Home Lifestyle BLACK HISTORY MONTH: Ruth Watkins a leading lady in Richmond County ‘In...

BLACK HISTORY MONTH: Ruth Watkins a leading lady in Richmond County ‘In spite of’ challenges

Today, Feb. 6, marks the two-year anniversary of the passing of the wife of our first feature in our 2023 Black History Series and quite a legendary lady in her own right, Mrs. Ruth Perry Watkins.

In addition to the enormous impact that she made in partnership with her husband of 73 years, James Clyde “J.C.” Watkins, Ruth had numerous historic achievements as a lifelong educator, including representing the state of North Carolina as Teacher of the Year.

Born in Wendell, the local icon and consummate educator, Ruth Perry Watkins is our much-deserving spotlight for today. After spending much of her childhood in New Jersey, she returned to her home state to attend North Carolina College, which is now North Carolina Central University, and graduated Summa Cum Laude with a Bachelor’s degree with a double major in History and French in 1944. She later continued her education earning a Masters in French from Columbia University.

As a new teacher at the former Rockingham Colored High School, her classroom was next door to Beaver Dam native and fellow young educator, J.C. Watkins. Between the class change conversations and a ride home after work, love blossomed between the two and resulted in their nuptials in August of 1946. After full integration occurred, she instituted French immersion at Rockingham Junior High and took her French students from Richmond Senior High to France every summer.

The following year, in 1978, after being voted Teacher of the Year at Richmond Senior High, Ruth was named the N.C. State Teacher of the Year and also served as a North Carolina Association of Educators Delegate to the world conference on the teaching profession in Jakarta, Indonesia. During her career, she was instrumental in bringing the first television into the school giving students the opportunity to take studies from University of North Carolina at Chapel Hill.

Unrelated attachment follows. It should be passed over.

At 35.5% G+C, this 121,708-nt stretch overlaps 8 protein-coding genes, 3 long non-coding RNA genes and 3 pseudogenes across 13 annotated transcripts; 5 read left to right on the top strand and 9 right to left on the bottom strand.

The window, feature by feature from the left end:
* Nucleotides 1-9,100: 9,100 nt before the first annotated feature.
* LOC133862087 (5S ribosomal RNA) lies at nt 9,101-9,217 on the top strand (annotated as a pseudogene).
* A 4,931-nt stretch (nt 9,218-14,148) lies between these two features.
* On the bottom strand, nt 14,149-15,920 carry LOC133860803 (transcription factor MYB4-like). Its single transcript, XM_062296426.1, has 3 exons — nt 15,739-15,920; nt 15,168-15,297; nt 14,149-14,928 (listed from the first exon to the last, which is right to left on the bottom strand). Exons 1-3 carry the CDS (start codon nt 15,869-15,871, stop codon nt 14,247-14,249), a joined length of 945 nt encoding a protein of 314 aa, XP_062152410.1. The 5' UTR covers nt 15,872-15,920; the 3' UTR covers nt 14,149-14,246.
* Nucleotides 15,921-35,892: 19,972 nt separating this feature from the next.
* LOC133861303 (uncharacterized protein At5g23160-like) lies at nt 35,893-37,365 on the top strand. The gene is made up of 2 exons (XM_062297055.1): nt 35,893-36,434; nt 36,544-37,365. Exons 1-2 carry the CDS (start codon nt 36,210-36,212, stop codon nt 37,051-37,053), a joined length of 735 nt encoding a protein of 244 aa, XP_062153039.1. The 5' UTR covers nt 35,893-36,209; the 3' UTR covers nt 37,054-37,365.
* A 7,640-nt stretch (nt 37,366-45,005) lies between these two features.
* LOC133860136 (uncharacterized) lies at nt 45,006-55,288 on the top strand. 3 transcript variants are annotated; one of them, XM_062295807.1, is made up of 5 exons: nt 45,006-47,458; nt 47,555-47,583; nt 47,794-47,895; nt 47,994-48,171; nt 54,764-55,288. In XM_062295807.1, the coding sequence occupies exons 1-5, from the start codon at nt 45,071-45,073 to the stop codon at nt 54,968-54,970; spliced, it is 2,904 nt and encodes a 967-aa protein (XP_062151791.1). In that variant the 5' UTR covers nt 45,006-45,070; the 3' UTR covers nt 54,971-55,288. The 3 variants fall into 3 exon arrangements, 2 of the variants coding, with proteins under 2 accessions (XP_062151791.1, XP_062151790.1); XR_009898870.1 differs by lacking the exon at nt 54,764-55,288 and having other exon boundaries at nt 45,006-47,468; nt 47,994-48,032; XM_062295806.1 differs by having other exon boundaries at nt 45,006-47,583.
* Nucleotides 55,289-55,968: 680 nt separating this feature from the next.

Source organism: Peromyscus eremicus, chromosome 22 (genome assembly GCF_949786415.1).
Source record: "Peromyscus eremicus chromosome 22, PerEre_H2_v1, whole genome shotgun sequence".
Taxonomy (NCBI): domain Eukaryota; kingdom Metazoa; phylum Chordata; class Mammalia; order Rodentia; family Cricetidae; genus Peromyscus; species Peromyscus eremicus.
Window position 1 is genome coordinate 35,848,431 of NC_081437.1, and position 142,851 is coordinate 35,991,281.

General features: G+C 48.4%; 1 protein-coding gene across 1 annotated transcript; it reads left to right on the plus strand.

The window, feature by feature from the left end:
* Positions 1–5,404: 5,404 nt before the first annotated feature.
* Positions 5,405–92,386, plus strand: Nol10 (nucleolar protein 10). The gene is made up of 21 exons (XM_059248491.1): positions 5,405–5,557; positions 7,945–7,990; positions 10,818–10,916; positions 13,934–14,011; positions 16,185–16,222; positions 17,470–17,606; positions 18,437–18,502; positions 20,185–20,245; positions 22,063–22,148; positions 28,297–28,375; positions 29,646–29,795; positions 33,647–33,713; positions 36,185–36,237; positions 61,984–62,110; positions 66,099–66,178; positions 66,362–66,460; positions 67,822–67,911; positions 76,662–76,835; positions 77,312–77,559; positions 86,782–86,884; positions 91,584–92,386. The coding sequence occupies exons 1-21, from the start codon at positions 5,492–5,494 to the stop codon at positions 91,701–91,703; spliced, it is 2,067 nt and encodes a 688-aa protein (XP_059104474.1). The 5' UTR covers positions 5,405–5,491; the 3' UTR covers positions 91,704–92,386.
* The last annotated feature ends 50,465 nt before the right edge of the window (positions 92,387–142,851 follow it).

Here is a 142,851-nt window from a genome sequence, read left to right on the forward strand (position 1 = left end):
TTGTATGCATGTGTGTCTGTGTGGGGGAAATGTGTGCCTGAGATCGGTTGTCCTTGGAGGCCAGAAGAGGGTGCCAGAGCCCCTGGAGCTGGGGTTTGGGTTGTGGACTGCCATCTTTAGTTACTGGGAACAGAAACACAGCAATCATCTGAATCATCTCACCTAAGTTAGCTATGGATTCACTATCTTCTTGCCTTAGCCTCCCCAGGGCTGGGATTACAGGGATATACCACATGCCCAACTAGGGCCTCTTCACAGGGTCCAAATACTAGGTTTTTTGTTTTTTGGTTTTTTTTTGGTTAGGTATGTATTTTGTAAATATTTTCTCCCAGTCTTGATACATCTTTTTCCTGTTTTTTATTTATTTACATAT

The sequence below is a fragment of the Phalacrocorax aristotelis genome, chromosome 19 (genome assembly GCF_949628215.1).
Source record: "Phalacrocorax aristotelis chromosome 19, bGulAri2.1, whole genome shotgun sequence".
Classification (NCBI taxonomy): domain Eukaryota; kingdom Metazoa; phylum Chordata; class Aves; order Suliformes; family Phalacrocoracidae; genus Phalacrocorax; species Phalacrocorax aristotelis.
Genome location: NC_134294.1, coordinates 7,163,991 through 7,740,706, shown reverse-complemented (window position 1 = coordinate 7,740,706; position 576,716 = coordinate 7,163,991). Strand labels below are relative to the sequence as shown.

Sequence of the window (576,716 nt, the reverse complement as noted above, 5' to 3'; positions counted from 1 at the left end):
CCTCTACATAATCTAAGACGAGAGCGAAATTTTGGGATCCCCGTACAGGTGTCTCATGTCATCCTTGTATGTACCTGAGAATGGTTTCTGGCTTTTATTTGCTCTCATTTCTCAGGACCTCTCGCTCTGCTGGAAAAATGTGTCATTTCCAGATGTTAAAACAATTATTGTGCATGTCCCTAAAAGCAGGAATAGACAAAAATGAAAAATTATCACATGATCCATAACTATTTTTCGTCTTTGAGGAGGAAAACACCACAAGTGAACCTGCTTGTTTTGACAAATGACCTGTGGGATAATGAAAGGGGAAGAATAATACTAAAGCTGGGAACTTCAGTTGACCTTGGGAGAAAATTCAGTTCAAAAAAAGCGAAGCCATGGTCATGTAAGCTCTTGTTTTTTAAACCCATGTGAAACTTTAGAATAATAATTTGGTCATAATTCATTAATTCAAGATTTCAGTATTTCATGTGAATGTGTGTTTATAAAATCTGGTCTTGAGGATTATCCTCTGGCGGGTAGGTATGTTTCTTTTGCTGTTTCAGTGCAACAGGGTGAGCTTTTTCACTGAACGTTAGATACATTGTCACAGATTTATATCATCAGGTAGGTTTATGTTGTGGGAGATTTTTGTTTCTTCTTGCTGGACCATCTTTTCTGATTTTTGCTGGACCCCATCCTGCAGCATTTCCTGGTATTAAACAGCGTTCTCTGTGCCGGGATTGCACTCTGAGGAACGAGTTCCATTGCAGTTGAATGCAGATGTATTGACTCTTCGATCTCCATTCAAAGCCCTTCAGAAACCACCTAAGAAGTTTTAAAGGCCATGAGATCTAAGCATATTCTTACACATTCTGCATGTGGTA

Reflective of the many times the couple overcame barriers, challenges, and obstacles, Ruth displayed her signature theme, “In spite of,” on the walls of her classroom. In spite of, she and her husband have excelled and given back to their community and beyond. The couple have been the driving force behind the preservation of the Leak Street Center, as a cultural and historical landmark by establishing the Leak Street Alumni Inc. Endowment Fund.

Ruth’s accomplishments, awards, and other noteworthy achievements are too lengthy to list, but her name precedes itself with dignity, honor, and great respect. Today we celebrate this true historic figure, the ultimate leading lady, Mrs. Ruth Watkins, for her determination, grace, innovation, and perseverance. Black history and Women’s History is Ruth Watkins, and we are so proud that she made this history in Richmond County!

Join us today in honoring the anniversary of her passing by celebrating the remarkable life of this trailblazing lady for her lifetime commitment to education, the integral role she played in overcoming barriers to integrate schools, and her dedication to bettering our community! Let’s celebrate her life by honoring her passions: civil rights, education, leadership, and public service.

Editor’s Note: Visit Richmond County is highlighting prominent local African Americans each day in February in honor of Black History Month.

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